The economic effects of the storm were particularly harsh, as many locals were forced to slaughter or sell off large parts of their yak herds, or lost them entirely in the storm’s aftermath.

6: Mount Shasta, Calif. — 1959

In 1959, a storm dumped a huge amount of snow on Mount Shasta, Calif. The 189 inches (4.8 m) of snow recorded at the Mount Shasta Ski Bowl is the largest snowfall from a single storm in North America [source: NOAA]. However, many believe that 1993’s “Storm of the Century” has eclipsed this mark in terms of the actual volume of snow, due to heavy snowfall across such a massive area.

Oddly enough, the storm didn’t have much of an effect on locals. For one thing, residents of the Mount Shasta area were used to big snowstorms, so aside from some delays while they waited for plows to clear the wet, heavy snow, it didn’t affect them much. Also, the bulk of the snow fell away from the communities of Weed and Mount Shasta City, covering unpopulated mountainous areas. Few people at the time even noted that the town had broken the single storm snowfall record [source: College of the Siskiyous].

 

5: The Eastern Canadian Blizzard of 1971 — Quebec and Ontario, Canada

This March nor’easter (a powerful storm that blows in from the Atlantic Ocean) created classic blizzard conditions throughout eastern Canada, dumping a foot and a half (45.7 cm) of snow on Montreal and more than two feet (61 cm) elsewhere in the region. On top of the snowfall, the storm produced heavy winds that whipped the snow into the air and obliterated visibility. These conditions, combined with frigid temperatures, resulted in more than 20 fatalities.

Although many Canadians took the wintry blast in stride — residents of Cornwall, Ontario were encouraged to come to work despite the storm — this blizzard caused a event virtually unheard of in Canadian history: the cancellation of a Montreal Canadiens hockey game [source: Envirozine]. It was the first time that a game at the Montreal Forum had been postponed since the flu epidemic of 1918 [source: LCN].

4: The New England Blizzard of 1978

This dreadful storm stalled over New England for more than a day, dropping up to 4 inches (10.2 cm) of snow per hour. Boston, Mass. and several communities in Rhode Island were hit hardest, but even New York City — located some four hours south of Boston — felt the storm’s effects. Meteorologists estimate snow totals between 1 and 3 feet (30.5 and 91.4 cm), with Boston’s total accumulation of 27.1 inches (68.8 cm) setting the city’s single-storm record [source: NOAA]. Wind speeds measured well over 100 mph (161 kph), causing severe visibility and drifting problems.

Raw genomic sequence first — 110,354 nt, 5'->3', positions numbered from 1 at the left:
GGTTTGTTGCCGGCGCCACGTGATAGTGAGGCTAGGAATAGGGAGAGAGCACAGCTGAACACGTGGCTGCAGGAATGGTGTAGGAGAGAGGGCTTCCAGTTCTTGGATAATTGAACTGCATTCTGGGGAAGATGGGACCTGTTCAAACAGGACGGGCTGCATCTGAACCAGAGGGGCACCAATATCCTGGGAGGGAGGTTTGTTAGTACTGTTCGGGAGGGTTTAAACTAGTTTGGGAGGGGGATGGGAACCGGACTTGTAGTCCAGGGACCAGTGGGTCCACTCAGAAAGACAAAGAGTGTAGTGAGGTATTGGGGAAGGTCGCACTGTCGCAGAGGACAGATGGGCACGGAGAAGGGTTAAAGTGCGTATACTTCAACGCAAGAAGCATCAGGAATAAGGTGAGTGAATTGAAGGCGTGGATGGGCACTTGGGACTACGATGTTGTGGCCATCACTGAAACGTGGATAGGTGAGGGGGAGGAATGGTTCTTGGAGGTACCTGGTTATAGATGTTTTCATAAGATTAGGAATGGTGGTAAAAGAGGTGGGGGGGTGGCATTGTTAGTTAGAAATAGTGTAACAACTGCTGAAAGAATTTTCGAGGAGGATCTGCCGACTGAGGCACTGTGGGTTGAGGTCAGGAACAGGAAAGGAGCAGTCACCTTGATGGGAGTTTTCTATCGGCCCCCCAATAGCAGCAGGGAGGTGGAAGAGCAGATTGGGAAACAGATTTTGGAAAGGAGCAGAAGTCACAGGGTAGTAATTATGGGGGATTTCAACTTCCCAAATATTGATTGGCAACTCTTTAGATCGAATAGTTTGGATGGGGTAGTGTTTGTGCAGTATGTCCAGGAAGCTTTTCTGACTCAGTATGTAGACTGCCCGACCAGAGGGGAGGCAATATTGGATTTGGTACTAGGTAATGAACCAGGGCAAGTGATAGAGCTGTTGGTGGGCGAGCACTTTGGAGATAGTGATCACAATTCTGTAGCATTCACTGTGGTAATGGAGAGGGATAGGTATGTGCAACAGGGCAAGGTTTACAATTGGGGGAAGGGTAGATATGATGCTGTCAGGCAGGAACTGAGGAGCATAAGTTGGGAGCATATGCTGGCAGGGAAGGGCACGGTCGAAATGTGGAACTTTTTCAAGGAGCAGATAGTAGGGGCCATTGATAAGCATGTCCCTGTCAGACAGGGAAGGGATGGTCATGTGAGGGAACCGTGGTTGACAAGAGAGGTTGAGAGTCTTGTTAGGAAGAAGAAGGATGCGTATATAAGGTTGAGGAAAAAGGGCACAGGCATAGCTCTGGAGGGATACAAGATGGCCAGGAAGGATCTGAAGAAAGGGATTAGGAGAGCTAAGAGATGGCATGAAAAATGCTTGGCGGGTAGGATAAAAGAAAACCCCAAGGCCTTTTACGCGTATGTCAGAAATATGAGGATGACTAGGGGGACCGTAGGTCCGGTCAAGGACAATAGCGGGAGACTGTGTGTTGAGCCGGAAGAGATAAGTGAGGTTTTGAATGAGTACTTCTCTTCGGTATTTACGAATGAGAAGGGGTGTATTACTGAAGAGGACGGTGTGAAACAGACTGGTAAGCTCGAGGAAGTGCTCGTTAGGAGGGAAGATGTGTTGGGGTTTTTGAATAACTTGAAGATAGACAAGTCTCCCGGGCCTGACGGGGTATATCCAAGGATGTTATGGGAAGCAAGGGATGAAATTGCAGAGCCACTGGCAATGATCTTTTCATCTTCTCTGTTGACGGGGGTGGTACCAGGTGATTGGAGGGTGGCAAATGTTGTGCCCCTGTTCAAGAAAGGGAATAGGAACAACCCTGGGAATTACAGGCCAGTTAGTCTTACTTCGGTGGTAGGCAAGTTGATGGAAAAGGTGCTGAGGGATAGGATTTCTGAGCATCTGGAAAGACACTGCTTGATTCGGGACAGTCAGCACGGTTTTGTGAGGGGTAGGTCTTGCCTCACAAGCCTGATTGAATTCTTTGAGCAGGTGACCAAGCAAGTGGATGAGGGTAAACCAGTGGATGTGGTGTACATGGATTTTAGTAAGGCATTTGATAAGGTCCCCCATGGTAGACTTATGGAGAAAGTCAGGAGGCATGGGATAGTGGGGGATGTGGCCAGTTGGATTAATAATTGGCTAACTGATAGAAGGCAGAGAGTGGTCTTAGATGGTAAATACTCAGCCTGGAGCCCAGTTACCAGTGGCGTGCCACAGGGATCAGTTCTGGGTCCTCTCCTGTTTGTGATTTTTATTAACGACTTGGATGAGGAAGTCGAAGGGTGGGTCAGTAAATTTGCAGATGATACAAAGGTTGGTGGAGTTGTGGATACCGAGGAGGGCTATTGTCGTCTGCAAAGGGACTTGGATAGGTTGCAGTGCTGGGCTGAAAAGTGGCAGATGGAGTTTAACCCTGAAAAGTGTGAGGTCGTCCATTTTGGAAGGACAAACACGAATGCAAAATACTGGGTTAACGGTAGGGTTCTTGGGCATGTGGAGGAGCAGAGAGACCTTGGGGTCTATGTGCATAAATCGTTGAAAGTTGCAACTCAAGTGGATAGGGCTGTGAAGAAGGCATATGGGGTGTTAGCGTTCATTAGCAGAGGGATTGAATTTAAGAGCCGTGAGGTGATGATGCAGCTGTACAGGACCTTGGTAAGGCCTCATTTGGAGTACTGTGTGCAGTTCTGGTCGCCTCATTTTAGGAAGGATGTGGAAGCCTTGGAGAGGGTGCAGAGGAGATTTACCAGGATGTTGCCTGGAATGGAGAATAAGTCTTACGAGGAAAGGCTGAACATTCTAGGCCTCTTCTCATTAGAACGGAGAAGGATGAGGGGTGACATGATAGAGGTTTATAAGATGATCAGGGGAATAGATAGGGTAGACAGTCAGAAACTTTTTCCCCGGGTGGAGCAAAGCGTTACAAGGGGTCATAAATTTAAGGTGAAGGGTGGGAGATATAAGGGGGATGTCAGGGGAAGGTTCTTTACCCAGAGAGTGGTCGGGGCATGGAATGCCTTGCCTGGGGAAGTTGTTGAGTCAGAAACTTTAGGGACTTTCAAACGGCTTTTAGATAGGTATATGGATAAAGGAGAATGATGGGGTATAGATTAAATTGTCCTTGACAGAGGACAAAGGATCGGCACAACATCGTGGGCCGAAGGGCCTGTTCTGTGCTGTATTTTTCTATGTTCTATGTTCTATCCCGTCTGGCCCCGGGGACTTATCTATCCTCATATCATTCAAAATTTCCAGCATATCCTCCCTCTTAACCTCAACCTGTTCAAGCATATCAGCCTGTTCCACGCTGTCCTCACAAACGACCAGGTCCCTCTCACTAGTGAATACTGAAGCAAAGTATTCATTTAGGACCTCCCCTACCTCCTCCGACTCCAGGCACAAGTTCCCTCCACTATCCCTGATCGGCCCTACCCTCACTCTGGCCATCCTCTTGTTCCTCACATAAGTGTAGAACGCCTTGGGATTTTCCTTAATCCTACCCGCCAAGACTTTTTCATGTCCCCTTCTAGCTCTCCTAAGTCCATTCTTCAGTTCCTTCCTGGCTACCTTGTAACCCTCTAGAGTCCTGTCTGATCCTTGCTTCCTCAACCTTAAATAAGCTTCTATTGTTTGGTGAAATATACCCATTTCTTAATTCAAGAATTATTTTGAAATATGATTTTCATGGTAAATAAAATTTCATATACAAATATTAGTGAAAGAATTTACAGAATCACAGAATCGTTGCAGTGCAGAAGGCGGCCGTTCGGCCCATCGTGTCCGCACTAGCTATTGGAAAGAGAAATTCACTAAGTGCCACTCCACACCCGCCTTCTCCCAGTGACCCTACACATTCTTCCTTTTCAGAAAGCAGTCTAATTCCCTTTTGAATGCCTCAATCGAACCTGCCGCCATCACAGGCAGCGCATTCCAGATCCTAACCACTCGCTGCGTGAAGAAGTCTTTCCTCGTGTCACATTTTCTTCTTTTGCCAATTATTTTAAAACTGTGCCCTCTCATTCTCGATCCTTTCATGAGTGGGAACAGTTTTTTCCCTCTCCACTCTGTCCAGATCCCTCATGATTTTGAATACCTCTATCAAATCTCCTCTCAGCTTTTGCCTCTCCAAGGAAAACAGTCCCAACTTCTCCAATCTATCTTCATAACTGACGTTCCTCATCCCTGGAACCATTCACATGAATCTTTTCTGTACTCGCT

This storm was worse than most for two additional reasons. First, it struck during a period of high tides, which led to some of the most severe coastal flooding that region had ever seen. Second, it struck in the afternoon. Since the morning had been clear, most people had gone to school and work as usual. The timing of the storm left thousands of people stranded in their cars on roads and highways throughout the area [source: Hurricanes-blizzards-noreasters.com]. This contributed to the storm’s high death rate; more than 100 people died in Massachusetts and Rhode Island [source: NOAA].

 

3: The Great Snow of 1717 — New England

The Great Snow was really a series of four storms that struck in quick succession in late February and early March of 1717. No one is quite sure how widespread the effects were, as record-keeping was spotty in colonial New England. Heavy snow was recorded as far away as Philadelphia, but Boston got hit the hardest.

That winter had already been a snowy one, with reports of five feet (1.5 m) of snow already on the ground when the Great Snow began. Three or four more feet (91.4 or 122 cm) were added to that total, with drifts reportedly reaching 25 feet (7.6 m), burying entire houses or forcing people to exit from second story windows [source: NSIDC].